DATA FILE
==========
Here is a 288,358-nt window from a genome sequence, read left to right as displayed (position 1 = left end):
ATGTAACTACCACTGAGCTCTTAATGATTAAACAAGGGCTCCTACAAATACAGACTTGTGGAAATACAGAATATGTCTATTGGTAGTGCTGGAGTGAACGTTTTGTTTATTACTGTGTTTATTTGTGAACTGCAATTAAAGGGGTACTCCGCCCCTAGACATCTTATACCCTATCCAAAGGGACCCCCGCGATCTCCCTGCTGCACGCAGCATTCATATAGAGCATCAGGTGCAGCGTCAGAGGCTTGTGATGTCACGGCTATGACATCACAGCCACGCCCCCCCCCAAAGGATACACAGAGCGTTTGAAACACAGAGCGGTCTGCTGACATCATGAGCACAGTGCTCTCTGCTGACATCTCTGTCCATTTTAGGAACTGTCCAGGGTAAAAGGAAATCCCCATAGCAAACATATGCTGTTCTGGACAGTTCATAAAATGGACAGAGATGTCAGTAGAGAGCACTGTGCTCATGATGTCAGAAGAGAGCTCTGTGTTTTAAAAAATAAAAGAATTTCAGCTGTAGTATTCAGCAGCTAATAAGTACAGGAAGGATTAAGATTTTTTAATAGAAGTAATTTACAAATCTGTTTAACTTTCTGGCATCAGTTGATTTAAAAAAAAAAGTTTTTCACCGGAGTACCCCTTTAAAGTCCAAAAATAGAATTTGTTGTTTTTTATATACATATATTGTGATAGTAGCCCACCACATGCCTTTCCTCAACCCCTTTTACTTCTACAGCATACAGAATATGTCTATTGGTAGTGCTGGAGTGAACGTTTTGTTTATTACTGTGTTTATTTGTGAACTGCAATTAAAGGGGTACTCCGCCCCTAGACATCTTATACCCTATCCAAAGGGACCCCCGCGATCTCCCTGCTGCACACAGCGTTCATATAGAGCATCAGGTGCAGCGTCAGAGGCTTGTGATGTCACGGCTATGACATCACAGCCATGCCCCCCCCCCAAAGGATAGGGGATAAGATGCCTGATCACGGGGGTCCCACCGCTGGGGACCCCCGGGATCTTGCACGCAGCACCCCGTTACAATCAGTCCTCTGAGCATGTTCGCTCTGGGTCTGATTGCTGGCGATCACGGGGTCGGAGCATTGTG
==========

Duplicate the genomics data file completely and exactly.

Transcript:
Here is a 288,358-nt window from a genome sequence, read left to right as displayed (position 1 = left end):
ATGTAACTACCACTGAGCTCTTAATGATTAAACAAGGGCTCCTACAAATACAGACTTGTGGAAATACAGAATATGTCTATTGGTAGTGCTGGAGTGAACGTTTTGTTTATTACTGTGTTTATTTGTGAACTGCAATTAAAGGGGTACTCCGCCCCTAGACATCTTATACCCTATCCAAAGGGACCCCCGCGATCTCCCTGCTGCACGCAGCATTCATATAGAGCATCAGGTGCAGCGTCAGAGGCTTGTGATGTCACGGCTATGACATCACAGCCACGCCCCCCCCCAAAGGATACACAGAGCGTTTGAAACACAGAGCGGTCTGCTGACATCATGAGCACAGTGCTCTCTGCTGACATCTCTGTCCATTTTAGGAACTGTCCAGGGTAAAAGGAAATCCCCATAGCAAACATATGCTGTTCTGGACAGTTCATAAAATGGACAGAGATGTCAGTAGAGAGCACTGTGCTCATGATGTCAGAAGAGAGCTCTGTGTTTTAAAAAATAAAAGAATTTCAGCTGTAGTATTCAGCAGCTAATAAGTACAGGAAGGATTAAGATTTTTTAATAGAAGTAATTTACAAATCTGTTTAACTTTCTGGCATCAGTTGATTTAAAAAAAAAAGTTTTTCACCGGAGTACCCCTTTAAAGTCCAAAAATAGAATTTGTTGTTTTTTATATACATATATTGTGATAGTAGCCCACCACATGCCTTTCCTCAACCCCTTTTACTTCTACAGCATACAGAATATGTCTATTGGTAGTGCTGGAGTGAACGTTTTGTTTATTACTGTGTTTATTTGTGAACTGCAATTAAAGGGGTACTCCGCCCCTAGACATCTTATACCCTATCCAAAGGGACCCCCGCGATCTCCCTGCTGCACACAGCGTTCATATAGAGCATCAGGTGCAGCGTCAGAGGCTTGTGATGTCACGGCTATGACATCACAGCCATGCCCCCCCCCCAAAGGATAGGGGATAAGATGCCTGATCACGGGGGTCCCACCGCTGGGGACCCCCGGGATCTTGCACGCAGCACCCCGTTACAATCAGTCCTCTGAGCATGTTCGCTCTGGGTCTGATTGCTGGCGATCACGGGGTCGGAGCATTGTG